Fireworks are ‘little bombs’ and should be left to the professionals

Consultant warns of the risk of serious injury at Halloween

It is illegal to possess or operate fireworks without a permit. Photograph: Alan Betson

It is illegal to possess or operate fireworks without a permit. Photograph: Alan Betson


Firework displays should be left to professionals and if that is not possible should only be handled by sensible and sober adults but never children, according to an emergency consultant who encounters horrific injuries every year due to fireworks going off prematurely.

Dr Chris Luke said that while the situation regarding fireworks had improved considerably since the 1980s and 1990s, children and adults still suffer significant injuries every Halloween.

“Fireworks are little bombs and the more the explosive content the bigger the flash and the display, but equally the bigger the risk of serious injury and every Halloween season in Cork University Hospital we see half a dozen people who suffer significant injuries due to fireworks going off prematurely,” he said.

Casualties in the four weeks before and after Halloween include serious hand and facial injuries, loss of fingers and facial burns.

Dr Luke said fireworks should be left to professional pyrotechnic companies with the necessary expertise.

Fireworks show

“My worst episode with fireworks was when I was working as a registrar in Edinburgh back in the 1980s. One night we had a scoutmaster, a young man in his late 20s or early 30s, who had been organising a fireworks show for the scouts and their parents.

“He had bent down over the fireworks and a massive rocket had taken off straight into his face – he survived but he lost his face and effectively he lost his life in the sense that he was as badly damaged as any war vet. Fireworks are little bombs and should be treated as such.”

Just weeks ago a 14-year-old girl lost a number of fingers and suffered significant injury to her face and eye when a firework went off prematurely in her hand as she was playing on Barrack Street in Cork city.

Gardaí have pointed out that it is illegal to possess or operate fireworks without a permit. They will continue to clamp down on illegal fireworks as part of their annual Operation Tombola.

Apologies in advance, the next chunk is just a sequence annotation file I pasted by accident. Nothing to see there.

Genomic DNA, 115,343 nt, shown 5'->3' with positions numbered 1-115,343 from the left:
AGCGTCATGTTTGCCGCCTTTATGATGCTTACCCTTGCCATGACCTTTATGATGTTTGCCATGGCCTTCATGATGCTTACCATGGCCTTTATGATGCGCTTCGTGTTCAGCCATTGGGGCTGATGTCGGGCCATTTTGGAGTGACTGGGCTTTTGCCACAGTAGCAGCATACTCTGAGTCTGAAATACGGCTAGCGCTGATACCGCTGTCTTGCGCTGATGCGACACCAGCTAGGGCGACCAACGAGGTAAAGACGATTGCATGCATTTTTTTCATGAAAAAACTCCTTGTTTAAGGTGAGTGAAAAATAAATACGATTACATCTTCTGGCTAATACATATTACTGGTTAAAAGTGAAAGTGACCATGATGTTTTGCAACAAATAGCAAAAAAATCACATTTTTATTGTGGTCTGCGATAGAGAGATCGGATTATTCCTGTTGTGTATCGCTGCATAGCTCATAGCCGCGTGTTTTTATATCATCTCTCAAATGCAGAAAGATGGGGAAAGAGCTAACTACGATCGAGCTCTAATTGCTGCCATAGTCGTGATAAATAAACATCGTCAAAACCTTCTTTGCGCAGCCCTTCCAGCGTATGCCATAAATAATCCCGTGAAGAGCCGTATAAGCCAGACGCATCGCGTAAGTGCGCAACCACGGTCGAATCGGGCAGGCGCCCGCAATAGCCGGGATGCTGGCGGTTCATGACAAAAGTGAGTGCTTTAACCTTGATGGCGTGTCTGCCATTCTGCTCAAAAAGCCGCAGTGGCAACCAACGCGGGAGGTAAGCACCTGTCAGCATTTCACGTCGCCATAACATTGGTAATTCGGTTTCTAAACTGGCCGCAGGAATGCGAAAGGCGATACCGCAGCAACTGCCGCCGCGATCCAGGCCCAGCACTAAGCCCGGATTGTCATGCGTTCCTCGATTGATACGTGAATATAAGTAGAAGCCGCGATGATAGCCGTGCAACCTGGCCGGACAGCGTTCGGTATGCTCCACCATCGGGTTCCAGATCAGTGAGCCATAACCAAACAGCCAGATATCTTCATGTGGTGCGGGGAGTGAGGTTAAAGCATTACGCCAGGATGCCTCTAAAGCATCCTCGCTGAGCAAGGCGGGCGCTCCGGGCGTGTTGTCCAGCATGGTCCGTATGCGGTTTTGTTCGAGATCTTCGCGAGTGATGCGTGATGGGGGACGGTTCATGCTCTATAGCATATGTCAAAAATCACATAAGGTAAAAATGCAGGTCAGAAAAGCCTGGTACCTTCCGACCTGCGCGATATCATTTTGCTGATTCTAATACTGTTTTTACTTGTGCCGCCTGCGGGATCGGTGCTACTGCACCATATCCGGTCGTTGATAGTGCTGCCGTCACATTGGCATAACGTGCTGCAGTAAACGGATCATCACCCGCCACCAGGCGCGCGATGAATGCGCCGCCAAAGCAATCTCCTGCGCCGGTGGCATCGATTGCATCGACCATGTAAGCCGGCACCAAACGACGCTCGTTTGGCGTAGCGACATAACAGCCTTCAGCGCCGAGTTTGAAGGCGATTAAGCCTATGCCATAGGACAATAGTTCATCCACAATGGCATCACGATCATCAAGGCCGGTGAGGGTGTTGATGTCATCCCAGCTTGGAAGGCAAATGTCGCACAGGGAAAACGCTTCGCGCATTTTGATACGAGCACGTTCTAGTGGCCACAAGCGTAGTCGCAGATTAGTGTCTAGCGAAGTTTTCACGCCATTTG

Gardaí in Limerick are preparing a file for the DPP after they arrested and questioned two men in their 20s and 30s following the discovery of 12 boxes of illegal fireworks with an estimated retail value of €2,000 when they stopped and searched a car in Clarina, 9kms from Limerick city.


No figures are available yet for the number of seizures to date in 2018, according to the Garda press office, but last year a total of 183 fireworks offences were reported with the value of fireworks seized amounting to €5,330.

In 2012 the number of fireworks offences totalled 267 and the value of fireworks seized was €20,420. The number of seizures dropped to 113 in 2014 but the value of fireworks was €21,851.

The number of fireworks offences in 2015 was 92 with the value of fireworks seized of €6,370. The following year saw an increase in both figures to 132 firework offences and the value of fireworks seized of €15,537.

The sale, possession or use of fireworks in Ireland is illegal save where “a professional type fireworks display is authorised under permit”, according to a Garda spokeswoman.

“Apart from the risk of injury, fireworks can cause great distress and annoyance of elderly residents. They can set off intruder alarms, causing unnecessary extra demands on Garda resources and they can also cause great distress to family pets and animals.

“Finally, there is always the possibility of outbreaks of fire in property if fireworks such as rockets continue to burn after landing,” said the Garda spokeswoman. She added that anyone with information about illegal fireworks should contact their local Garda station or the Garda Confidential Line on 1800 666 111.